Scott Neuman

Scott Neuman works as a Digital News writer and editor, handling breaking news and feature stories for NPR.org. Occasionally he can be heard on-air reporting on stories for Newscasts and has done several radio features since he joined NPR in April 2007, as an editor on the Continuous News Desk.

Neuman brings to NPR years of experience as an editor and reporter at a variety of news organizations and based all over the world. For three years in Bangkok, Thailand, he served as an Associated Press Asia-Pacific desk editor. From 2000-2004, Neuman worked as a Hong Kong-based Asia editor and correspondent for The Wall Street Journal. He spent the previous two years as the international desk editor at the AP, while living in New York.

As the United Press International's New Delhi-based correspondent and bureau chief, Neuman covered South Asia from 1995-1997. He worked for two years before that as a freelance radio reporter in India, filing stories for NPR, PRI and the Canadian Broadcasting System. In 1991, Neuman was a reporter at NPR Member station WILL in Champaign-Urbana, IL. He started his career working for two years as the operations director and classical music host at NPR member station WNIU/WNIJ in DeKalb/Rockford, IL.

Reporting from Pakistan immediately following the September 11, 2001 attacks, Neuman was part of the team that earned the Pulitzer Prize awarded to The Wall Street Journal for overall coverage of 9/11 and the aftermath. Neuman shared in several awards won by AP for coverage of the December 2004 Asian tsunami.

A graduate from Purdue University, Neuman earned a Bachelor's degree in communications and electronic journalism.

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The Two-Way
8:59 am
Sun May 17, 2015

Burundi's President Makes First Public Appearance Since Coup Attempt

President Pierre Nkurunziza makes a brief statement at the presidential palace in Bujumbura, Burundi, on Sunday. In his first appearance since a failed coup against his government, Nkurunziza, didn't mention the unrest.
Jerome Delay AP

Originally published on Sun May 17, 2015 1:48 pm

Burundi's President Pierre Nkurunziza, whose government survived a coup attempt last week, has made his first appearance in the capital since the unsuccessful attempt to oust him, warning of the threat from the extremist al-Shabab movement in Somalia.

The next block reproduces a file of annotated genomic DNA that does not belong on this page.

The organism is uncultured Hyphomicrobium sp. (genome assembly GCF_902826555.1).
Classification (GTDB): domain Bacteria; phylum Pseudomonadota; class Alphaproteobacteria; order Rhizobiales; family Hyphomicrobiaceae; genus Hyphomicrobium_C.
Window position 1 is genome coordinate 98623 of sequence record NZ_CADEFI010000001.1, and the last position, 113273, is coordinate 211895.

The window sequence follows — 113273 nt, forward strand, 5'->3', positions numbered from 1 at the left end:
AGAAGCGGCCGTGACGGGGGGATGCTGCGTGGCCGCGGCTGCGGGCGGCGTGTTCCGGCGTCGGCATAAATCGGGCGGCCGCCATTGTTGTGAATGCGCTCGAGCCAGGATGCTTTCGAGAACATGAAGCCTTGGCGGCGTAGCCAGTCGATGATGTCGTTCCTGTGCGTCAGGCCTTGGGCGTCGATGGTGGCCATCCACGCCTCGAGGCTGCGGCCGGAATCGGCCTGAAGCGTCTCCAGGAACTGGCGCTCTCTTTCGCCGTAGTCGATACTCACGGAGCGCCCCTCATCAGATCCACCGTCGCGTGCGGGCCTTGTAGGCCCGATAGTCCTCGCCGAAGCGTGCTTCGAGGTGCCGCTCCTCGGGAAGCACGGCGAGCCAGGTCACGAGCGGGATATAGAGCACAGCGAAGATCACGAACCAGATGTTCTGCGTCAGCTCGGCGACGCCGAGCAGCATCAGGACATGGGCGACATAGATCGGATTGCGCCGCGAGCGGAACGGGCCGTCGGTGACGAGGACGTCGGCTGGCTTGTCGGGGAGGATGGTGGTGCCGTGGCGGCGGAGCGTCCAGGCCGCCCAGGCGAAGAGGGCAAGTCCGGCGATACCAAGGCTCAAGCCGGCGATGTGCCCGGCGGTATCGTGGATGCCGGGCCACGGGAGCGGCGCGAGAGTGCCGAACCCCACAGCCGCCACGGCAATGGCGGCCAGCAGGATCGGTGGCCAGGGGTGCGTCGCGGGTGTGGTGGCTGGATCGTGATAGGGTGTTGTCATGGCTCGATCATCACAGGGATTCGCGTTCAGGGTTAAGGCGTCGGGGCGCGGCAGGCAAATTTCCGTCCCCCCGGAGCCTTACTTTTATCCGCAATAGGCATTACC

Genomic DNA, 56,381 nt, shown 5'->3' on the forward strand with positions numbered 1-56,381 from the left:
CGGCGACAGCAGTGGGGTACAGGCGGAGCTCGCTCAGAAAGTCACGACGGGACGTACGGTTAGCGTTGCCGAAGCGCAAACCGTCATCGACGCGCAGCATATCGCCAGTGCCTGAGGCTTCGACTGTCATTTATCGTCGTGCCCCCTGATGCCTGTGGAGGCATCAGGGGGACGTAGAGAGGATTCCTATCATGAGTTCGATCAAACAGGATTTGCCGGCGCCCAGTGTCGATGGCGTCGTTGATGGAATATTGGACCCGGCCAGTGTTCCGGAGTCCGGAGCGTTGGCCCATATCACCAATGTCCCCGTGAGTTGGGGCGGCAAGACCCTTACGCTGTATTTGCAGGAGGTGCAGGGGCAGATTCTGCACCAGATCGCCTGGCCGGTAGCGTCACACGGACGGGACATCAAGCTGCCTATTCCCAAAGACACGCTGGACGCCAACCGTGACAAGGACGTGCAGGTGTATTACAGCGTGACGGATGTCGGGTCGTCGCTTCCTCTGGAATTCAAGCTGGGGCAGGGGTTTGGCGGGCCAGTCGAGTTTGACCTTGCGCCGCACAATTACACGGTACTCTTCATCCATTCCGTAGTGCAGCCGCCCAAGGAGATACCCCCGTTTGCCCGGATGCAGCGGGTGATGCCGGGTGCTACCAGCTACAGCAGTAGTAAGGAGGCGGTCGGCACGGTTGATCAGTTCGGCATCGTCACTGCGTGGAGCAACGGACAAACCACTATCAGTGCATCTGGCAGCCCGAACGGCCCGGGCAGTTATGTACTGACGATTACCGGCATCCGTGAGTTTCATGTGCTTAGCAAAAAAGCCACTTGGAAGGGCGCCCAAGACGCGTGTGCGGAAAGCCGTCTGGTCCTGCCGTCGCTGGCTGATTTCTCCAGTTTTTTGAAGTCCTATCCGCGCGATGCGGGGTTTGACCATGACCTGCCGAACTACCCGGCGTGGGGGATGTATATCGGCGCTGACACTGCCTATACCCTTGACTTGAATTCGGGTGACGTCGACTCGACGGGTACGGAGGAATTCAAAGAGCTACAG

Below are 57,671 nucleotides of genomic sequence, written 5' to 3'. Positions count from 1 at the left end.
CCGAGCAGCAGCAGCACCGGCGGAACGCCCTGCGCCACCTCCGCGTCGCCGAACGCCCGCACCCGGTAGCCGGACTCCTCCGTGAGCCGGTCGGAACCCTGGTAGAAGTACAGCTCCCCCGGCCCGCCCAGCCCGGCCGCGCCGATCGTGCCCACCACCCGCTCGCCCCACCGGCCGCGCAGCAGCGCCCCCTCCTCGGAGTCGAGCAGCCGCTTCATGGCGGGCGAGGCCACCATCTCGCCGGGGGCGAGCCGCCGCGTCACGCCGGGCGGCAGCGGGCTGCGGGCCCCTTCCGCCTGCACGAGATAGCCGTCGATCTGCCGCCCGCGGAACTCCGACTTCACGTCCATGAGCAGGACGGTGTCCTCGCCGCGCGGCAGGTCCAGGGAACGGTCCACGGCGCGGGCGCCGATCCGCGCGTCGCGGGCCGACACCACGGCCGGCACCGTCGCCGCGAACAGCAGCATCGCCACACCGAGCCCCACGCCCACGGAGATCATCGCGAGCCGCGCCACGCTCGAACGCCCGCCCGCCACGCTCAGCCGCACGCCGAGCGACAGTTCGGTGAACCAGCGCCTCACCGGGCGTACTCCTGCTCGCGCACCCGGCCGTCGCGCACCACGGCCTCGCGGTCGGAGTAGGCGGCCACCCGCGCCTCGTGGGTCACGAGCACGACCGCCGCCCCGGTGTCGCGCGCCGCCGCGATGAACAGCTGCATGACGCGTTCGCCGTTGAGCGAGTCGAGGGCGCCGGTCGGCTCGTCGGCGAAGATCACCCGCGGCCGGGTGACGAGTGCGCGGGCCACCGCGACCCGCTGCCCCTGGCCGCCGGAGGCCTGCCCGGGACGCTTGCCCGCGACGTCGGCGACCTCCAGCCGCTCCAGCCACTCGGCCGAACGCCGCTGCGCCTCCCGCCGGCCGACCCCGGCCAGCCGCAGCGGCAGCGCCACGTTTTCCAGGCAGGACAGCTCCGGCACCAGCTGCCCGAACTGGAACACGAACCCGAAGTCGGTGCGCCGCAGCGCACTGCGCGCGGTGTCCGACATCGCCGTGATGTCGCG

According to AP:

"Nkurunziza made a brief statement to journalists in the foyer of his heavily guarded presidential offices in Bujumbura Sunday morning. He did not mention the failed coup plot against him or the protests that have rocked Burundi for weeks over his bid for a third term in office."

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The Two-Way
8:02 am
Sun May 17, 2015

WATCH: Tornado Skirts Past Cows In Oklahoma

A tornado in Elmer, Okla., on Saturday.
TVNWeather.com YouTube

Originally published on Sun May 17, 2015 1:21 pm

Tornadoes in western Oklahoma damaged homes, brought down power lines and otherwise caused havoc Saturday evening, but no casualties have been reported.

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The Two-Way
7:52 am
Sun May 17, 2015

4 ISIS Leaders Reportedly Among 32 Killed In U.S. Raid, Airstrikes

Originally published on Sun May 17, 2015 1:44 pm

At least four leaders of the self-declared Islamic State, including Abu Sayyaf, were among 32 members of the extremist group killed in airstrikes and a U.S. Special Forces raid inside Syria, according to U.K.-based monitors.

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The Two-Way
3:53 pm
Sat May 16, 2015

Kerry Meets With China's Foreign Minister Over Disputed Islands

A photo taken days ago shows alleged on-going reclamation by China of Mischief Reef in the Spratly Islands in the South China Sea.
Ritchie B. Tongo AP

Originally published on Sat May 16, 2015 6:48 pm

China's foreign minister today reasserted Beijing's claims to disputed islands in the South China Sea, dismissing a push by his counterpart, Secretary of State John Kerry, to pursue a diplomatic solution to tensions.

NPR's Anthony Kuhn, reporting from Beijing, says Kerry called for China to halt the building of military outposts on the islands and instead focus on reaching an agreement about the area with its Southeast Asian neighbors.

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The Two-Way
12:49 pm
Sat May 16, 2015

8 Bodies Recovered From U.S. Helicopter Crash Site In Nepal

Nepali army soldiers prepare for a rescue mission to the downed U.S. helicopter on Friday. Officials say the remains of all eight aboard the Huey UH-1 have been recovered.
Niranjan Shrestha AP

NPR's Julie McCarthy, reporting from New Delhi, says the remains of all eight people aboard a U.S. Marine helicopter that went down in Nepal east of the capital, Kathmandu, have been recovered.

"Nepali special forces along with U.S. Marines and Air Force personnel were inserted into the crash site early Saturday. The Joint Task Force coordinating the U.S. military's disaster relief in Nepal said they are investigation why the [UH-1 ] Huey helicopter went down."

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